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March 10, 2007 – Comments (2)

"Mortgages requiring little or no documentation became known colloquially as “liar loans.” An April 2006 report by the Mortgage Asset Research Institute, a consulting concern in Reston, Va., analyzed 100 loans in which the borrowers merely stated their incomes, and then looked at documents those borrowers had filed with the I.R.S. The resulting differences were significant: in 90 percent of loans, borrowers overstated their incomes 5 percent or more. But in almost 60 percent of cases, borrowers inflated their incomes by more than half."

 

Oh yeah, that sounds good.

 

Whole Times story is here

2 Comments – Post Your Own

#1) On March 10, 2007 at 10:59 PM, crfrank76 (84.18) wrote:

[Homer has to write his full name on an application form but he doesn't know what his middle initial stands for]
Homer: No. Homer Simpson does not lie twice on the same form. He never has and he never will.
Marge: You lied dozens of times on our mortgage application.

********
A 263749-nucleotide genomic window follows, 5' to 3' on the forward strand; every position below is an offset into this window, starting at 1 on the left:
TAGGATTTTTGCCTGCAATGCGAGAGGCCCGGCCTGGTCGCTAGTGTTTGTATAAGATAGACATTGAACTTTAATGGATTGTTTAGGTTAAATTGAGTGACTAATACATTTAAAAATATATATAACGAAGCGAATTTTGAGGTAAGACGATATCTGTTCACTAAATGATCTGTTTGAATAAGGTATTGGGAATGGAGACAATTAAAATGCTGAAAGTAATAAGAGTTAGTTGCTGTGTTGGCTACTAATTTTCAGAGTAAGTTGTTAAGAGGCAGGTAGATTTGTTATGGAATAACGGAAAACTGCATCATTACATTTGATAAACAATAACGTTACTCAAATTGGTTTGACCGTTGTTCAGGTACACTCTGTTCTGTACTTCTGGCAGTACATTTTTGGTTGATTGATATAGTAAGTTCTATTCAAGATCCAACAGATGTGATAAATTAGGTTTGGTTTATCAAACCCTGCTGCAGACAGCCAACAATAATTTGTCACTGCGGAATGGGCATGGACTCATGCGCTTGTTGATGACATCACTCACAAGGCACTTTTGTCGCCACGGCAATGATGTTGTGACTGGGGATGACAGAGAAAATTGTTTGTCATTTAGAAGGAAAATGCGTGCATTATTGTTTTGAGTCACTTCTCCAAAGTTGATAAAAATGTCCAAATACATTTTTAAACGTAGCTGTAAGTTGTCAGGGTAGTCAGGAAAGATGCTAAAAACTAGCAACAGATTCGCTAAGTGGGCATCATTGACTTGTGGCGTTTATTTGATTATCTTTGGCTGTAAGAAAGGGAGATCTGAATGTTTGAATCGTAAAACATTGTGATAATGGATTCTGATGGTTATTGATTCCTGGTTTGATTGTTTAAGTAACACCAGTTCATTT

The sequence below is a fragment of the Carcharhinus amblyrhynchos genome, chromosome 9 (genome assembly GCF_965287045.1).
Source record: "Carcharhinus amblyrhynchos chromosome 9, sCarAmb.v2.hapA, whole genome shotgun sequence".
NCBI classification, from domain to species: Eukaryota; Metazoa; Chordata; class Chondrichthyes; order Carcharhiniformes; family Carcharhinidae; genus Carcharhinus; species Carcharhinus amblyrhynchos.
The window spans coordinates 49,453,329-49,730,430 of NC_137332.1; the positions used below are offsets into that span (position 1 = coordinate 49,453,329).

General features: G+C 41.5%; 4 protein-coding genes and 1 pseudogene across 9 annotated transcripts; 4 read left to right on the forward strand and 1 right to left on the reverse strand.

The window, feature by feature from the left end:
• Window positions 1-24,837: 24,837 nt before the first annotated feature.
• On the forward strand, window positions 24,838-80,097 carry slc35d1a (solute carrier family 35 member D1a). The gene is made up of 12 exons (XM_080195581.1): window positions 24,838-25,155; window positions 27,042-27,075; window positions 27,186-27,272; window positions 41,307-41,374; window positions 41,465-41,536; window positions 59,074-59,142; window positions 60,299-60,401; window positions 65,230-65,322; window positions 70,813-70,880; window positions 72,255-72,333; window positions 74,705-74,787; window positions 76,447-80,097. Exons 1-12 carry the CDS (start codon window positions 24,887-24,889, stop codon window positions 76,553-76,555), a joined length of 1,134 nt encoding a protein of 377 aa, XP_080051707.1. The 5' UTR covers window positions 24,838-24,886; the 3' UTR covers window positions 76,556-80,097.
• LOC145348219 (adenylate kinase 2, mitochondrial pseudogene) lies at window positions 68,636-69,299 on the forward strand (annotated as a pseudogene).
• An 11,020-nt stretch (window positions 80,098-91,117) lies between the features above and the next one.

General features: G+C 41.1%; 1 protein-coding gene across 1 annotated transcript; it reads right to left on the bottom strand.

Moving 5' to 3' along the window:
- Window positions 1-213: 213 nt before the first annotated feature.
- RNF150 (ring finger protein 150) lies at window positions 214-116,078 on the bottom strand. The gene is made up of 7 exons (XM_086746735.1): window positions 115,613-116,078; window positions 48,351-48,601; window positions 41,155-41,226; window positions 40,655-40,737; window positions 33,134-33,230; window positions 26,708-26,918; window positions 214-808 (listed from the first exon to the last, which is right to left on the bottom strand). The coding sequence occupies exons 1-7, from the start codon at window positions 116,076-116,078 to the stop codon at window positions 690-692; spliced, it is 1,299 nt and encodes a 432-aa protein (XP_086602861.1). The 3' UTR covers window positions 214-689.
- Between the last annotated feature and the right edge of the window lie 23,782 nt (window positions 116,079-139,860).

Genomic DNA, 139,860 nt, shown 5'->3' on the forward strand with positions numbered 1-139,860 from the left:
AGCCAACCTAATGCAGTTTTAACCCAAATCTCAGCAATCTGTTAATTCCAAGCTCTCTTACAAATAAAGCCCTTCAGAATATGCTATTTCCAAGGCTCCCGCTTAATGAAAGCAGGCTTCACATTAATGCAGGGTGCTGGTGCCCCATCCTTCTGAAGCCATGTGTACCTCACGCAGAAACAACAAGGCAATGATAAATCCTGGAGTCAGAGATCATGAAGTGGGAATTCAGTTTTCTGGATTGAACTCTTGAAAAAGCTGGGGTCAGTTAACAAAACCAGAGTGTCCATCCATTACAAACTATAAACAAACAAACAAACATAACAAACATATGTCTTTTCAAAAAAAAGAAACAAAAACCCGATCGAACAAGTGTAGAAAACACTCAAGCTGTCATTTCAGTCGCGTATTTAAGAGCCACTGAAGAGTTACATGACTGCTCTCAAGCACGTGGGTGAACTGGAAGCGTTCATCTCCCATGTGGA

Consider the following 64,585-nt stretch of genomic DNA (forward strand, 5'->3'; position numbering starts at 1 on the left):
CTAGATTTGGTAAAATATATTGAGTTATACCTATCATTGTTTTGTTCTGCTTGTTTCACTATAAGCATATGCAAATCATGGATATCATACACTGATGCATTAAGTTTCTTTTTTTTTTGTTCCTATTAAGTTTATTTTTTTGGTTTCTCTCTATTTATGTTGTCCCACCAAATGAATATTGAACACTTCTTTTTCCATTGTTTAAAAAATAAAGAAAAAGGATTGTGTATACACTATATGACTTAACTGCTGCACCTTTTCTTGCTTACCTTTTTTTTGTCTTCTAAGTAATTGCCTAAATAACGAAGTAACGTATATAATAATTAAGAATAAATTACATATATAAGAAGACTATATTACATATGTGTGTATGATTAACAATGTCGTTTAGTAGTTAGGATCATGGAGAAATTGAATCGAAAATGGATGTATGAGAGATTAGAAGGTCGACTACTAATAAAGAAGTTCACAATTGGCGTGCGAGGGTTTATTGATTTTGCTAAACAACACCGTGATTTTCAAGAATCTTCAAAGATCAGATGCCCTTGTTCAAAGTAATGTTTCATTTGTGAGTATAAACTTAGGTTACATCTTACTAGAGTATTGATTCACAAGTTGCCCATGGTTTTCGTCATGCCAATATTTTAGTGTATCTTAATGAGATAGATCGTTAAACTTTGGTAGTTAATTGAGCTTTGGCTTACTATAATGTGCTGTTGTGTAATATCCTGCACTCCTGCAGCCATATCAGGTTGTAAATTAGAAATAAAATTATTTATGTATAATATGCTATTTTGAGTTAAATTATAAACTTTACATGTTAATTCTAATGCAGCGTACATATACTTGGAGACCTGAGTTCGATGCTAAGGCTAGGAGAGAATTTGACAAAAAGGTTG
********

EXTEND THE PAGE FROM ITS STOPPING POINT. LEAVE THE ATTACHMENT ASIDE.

Homer: Yeah, but they were all part of a single ball of lies. The point is, I'm a grown man, and I deserve a middle name.

That was some article to read....

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#2) On March 11, 2007 at 6:44 PM, TMFBent (99.81) wrote:

There's another one in businessweek, this one trying to make the claim that the Fed's interest rate increases are a "regressive tax" on the less well-to-do.

 

One should always be suspicious when BW starts sticking up for the non-wealthy, IMO, and the article has good info, the it's thesis is 180 degrees off. The problem was never the Fed. The problem was that it was in everyone's interests to lie, pretend, exaggerate, and keep swapping paper. Now that the lies are starting to come to the fore, the credit is tightening up and, surprise, it turns out we really can't get something for nothing, despite what the NAR and the banks were telling us all this time.

 

Torch and pitchfork time. 

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